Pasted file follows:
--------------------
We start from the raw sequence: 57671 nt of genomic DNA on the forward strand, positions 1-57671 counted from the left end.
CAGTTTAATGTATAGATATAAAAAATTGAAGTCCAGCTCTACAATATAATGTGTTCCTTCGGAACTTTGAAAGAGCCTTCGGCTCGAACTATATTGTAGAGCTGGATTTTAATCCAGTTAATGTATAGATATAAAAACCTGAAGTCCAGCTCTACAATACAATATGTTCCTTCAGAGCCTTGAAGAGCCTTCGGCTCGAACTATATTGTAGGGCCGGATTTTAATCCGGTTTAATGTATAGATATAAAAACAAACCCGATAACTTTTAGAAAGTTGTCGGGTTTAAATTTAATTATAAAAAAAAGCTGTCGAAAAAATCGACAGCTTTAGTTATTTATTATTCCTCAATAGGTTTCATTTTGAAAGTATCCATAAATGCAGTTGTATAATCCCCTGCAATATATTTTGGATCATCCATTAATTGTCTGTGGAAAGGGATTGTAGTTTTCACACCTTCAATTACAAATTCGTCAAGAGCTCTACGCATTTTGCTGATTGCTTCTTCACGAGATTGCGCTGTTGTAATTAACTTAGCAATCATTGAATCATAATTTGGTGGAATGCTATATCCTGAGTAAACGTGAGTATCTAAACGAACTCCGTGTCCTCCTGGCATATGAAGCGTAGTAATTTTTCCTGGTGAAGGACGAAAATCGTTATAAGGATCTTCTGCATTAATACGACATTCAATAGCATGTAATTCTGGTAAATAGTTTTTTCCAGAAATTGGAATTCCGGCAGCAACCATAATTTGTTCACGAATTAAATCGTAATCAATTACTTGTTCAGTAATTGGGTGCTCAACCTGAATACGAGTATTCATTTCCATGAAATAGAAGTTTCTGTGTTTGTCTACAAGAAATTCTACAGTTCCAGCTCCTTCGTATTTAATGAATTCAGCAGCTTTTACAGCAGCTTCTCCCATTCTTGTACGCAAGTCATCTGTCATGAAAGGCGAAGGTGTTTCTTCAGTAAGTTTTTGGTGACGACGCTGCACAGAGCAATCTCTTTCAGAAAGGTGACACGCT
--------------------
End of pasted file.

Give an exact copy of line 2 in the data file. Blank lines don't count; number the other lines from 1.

CAGTTTAATGTATAGATATAAAAAATTGAAGTCCAGCTCTACAATATAATGTGTTCCTTCGGAACTTTGAAAGAGCCTTCGGCTCGAACTATATTGTAGAGCTGGATTTTAATCCAGTTAATGTATAGATATAAAAACCTGAAGTCCAGCTCTACAATACAATATGTTCCTTCAGAGCCTTGAAGAGCCTTCGGCTCGAACTATATTGTAGGGCCGGATTTTAATCCGGTTTAATGTATAGATATAAAAACAAACCCGATAACTTTTAGAAAGTTGTCGGGTTTAAATTTAATTATAAAAAAAAGCTGTCGAAAAAATCGACAGCTTTAGTTATTTATTATTCCTCAATAGGTTTCATTTTGAAAGTATCCATAAATGCAGTTGTATAATCCCCTGCAATATATTTTGGATCATCCATTAATTGTCTGTGGAAAGGGATTGTAGTTTTCACACCTTCAATTACAAATTCGTCAAGAGCTCTACGCATTTTGCTGATTGCTTCTTCACGAGATTGCGCTGTTGTAATTAACTTAGCAATCATTGAATCATAATTTGGTGGAATGCTATATCCTGAGTAAACGTGAGTATCTAAACGAACTCCGTGTCCTCCTGGCATATGAAGCGTAGTAATTTTTCCTGGTGAAGGACGAAAATCGTTATAAGGATCTTCTGCATTAATACGACATTCAATAGCATGTAATTCTGGTAAATAGTTTTTTCCAGAAATTGGAATTCCGGCAGCAACCATAATTTGTTCACGAATTAAATCGTAATCAATTACTTGTTCAGTAATTGGGTGCTCAACCTGAATACGAGTATTCATTTCCATGAAATAGAAGTTTCTGTGTTTGTCTACAAGAAATTCTACAGTTCCAGCTCCTTCGTATTTAATGAATTCAGCAGCTTTTACAGCAGCTTCTCCCATTCTTGTACGCAAGTCATCTGTCATGAAAGGCGAAGGTGTTTCTTCAGTAAGTTTTTGGTGACGACGCTGCACAGAGCAATCTCTTTCAGAAAGGTGACACGCT